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What is annotation?

Annotation can be:

  • A systematic summary of the text that you create within the document
  • A key tool for close reading that helps you uncover patterns, notice important words, and identify main points
  • An active learning strategy that improves comprehension and retention of information

Why annotate?

  • Isolate and organize important material
  • Identify key concepts
  • Monitor your learning as you read
  • Make exam prep effective and streamlined
  • Can be more efficient than creating a separate set of reading notes

How do you annotate?

Summarize key points in your own words.

  • Use headers and words in bold to guide you
  • Look for main ideas, arguments, and points of evidence
  • Notice how the text organizes itself. Chronological order? Idea trees? Etc.

Circle key concepts and phrases

  • What words would it be helpful to look-up at the end?
  • What terms show up in lecture? When are different words used for similar concepts? Why?

Write brief comments and questions in the margins

Use abbreviations and symbols

  • Try ? when you have a question or something you need to explore further
  • Try ! When something is interesting, a connection, or otherwise worthy of note
  • Try * For anything that you might use as an example or evidence when you use this information.
  • Ask yourself what other system of symbols would make sense to you.

Highlight/underline

  • Highlight or underline, but mindfully. Check out our resource on strategic highlighting for tips on when and how to highlight.

    Use comment and highlight features built into pdfs, online/digital textbooks, or other apps and browser add-ons

    • Are you using a pdf? Explore its highlight, edit, and comment functions to support your annotations
    • Some browsers have add-ons or extensions that allow you to annotate web pages or web-based documents
    • Does your digital or online textbook come with an annotation feature?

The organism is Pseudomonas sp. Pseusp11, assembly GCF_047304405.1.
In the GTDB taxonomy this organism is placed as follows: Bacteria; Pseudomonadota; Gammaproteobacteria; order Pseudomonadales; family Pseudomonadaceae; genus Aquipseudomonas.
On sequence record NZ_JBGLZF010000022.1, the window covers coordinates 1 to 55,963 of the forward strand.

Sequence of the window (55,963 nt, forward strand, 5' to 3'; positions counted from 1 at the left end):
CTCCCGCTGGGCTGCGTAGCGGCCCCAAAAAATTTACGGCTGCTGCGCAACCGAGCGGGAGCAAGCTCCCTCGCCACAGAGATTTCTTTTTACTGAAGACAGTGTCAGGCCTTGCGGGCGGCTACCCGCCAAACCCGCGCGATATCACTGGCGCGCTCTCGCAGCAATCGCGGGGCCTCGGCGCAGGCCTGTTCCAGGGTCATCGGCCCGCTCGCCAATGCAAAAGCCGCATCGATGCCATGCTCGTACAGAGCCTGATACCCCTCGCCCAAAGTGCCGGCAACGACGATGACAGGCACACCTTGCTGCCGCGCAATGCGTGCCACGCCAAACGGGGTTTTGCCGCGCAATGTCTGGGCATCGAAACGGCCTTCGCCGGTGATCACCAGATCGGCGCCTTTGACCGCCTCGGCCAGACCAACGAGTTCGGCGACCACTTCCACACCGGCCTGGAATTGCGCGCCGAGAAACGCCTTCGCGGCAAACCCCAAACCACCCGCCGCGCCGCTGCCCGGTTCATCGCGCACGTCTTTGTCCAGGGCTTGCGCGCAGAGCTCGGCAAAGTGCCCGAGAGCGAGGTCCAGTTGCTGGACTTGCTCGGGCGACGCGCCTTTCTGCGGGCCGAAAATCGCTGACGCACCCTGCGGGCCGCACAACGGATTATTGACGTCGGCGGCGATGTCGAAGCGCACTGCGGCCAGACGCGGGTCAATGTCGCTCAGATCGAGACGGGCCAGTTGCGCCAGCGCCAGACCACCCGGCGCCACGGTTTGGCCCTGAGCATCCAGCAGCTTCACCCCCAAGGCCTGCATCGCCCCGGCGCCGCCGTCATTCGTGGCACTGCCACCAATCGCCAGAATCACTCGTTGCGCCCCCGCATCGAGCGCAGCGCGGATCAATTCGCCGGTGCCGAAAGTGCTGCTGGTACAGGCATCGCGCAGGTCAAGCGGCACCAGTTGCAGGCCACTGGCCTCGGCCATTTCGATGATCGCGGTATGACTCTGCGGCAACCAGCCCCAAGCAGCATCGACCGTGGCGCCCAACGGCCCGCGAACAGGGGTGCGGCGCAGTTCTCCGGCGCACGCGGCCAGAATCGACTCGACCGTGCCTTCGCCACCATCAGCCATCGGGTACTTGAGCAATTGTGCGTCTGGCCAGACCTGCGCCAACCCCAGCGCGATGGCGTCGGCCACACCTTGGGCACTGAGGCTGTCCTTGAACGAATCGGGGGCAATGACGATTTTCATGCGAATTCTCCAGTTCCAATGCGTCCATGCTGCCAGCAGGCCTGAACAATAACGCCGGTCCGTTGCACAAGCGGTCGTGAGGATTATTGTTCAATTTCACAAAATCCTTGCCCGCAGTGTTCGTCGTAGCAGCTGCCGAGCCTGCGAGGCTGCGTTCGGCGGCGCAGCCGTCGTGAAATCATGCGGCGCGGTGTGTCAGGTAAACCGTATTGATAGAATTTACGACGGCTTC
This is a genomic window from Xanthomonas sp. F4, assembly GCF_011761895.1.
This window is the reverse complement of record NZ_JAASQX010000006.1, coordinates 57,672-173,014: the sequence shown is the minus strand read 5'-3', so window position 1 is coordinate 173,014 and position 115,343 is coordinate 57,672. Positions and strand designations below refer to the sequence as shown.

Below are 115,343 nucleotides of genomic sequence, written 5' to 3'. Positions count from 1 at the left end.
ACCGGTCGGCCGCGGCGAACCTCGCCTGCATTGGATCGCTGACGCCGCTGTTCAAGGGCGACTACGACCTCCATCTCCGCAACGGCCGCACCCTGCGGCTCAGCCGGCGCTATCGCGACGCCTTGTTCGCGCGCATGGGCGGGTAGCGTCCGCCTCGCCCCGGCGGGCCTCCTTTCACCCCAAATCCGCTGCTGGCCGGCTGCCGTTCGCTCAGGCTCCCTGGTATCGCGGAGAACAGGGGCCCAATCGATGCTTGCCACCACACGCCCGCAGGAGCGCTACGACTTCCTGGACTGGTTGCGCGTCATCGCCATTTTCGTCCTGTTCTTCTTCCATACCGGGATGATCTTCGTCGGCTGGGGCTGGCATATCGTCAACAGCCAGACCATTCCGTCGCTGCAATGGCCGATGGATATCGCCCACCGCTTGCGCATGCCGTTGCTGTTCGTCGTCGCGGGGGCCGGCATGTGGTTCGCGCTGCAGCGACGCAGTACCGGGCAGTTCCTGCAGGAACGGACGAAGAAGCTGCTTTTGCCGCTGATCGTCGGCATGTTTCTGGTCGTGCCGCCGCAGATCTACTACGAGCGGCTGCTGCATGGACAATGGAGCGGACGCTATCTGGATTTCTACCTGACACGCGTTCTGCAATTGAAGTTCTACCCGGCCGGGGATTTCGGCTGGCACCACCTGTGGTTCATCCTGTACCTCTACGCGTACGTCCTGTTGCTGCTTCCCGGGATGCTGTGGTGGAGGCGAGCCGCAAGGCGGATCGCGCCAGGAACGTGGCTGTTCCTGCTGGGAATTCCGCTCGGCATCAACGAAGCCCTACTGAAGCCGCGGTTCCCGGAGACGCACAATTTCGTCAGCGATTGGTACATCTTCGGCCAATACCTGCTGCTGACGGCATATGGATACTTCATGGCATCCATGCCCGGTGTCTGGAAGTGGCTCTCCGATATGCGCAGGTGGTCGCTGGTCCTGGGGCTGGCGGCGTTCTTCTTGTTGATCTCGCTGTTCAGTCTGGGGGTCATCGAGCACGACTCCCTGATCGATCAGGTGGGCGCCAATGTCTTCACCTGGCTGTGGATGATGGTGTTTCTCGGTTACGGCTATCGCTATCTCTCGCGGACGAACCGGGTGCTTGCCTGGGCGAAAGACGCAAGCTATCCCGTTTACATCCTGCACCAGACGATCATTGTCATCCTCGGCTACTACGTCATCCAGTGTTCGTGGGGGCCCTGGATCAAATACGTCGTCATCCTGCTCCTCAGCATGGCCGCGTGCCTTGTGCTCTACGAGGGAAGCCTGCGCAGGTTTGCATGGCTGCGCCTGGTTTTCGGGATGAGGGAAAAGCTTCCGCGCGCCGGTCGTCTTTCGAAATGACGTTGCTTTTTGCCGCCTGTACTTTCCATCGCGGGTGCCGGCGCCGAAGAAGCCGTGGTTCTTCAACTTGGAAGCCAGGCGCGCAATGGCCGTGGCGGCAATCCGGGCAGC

• Can your digital text be imported into a note-taking tool like OneNote, EverNote, or Google Keep? If so, you might be able to annotate texts in those apps

    What are the most important takeaways?

    • Annotation is about increasing your engagement with a text
    • Increased engagement, where you think about and process the material then expand on your learning, is how you achieve mastery in a subject
    • As you annotate a text, ask yourself: how would I explain this to a friend?
    • Put things in your own words and draw connections to what you know and wonder/li>

      The table below demonstrates this process using a geography textbook excerpt (Press 2004):

      A chart featuring a passage from a text in the left column and then columns that illustrate annotations that include too much writing, not enough writing, and a good balance of writing.
      An image of a geology textbook page showing written notes and highlighting to indicate annotation possibilities.

      A common concern about annotating texts: It takes time!

      Yes, it can, but that time isn’t lost—it’s invested.

      Spending the time to annotate on the front end does two important things:

      • It saves you time later when you’re studying. Your annotated notes will help speed up exam prep, because you can review critical concepts quickly and efficiently.
      • It increases the likelihood that you will retain the information after the course is completed. This is especially important when you are supplying the building blocks of your mind and future career.

      One last tip: Try separating the reading and annotating processes! Quickly read through a section of the text first, then go back and annotate.

      Works consulted:

      Nist, S., & Holschuh, J. (2000). Active learning: strategies for college success. Boston: Allyn and Bacon. 202-218.

      Simpson, M., & Nist, S. (1990). Textbook annotation: An effective and efficient study strategy for college students. Journal of Reading, 34: 122-129.

      Press, F. (2004). Understanding earth (4th ed). New York: W.H. Freeman. 208-210.


      Creative Commons License This work is licensed under a Creative Commons Attribution-NonCommercial-NoDerivs 4.0 License.
      You may reproduce it for non-commercial use if you use the entire handout and attribute the source: The Learning Center, University of North Carolina at Chapel Hill

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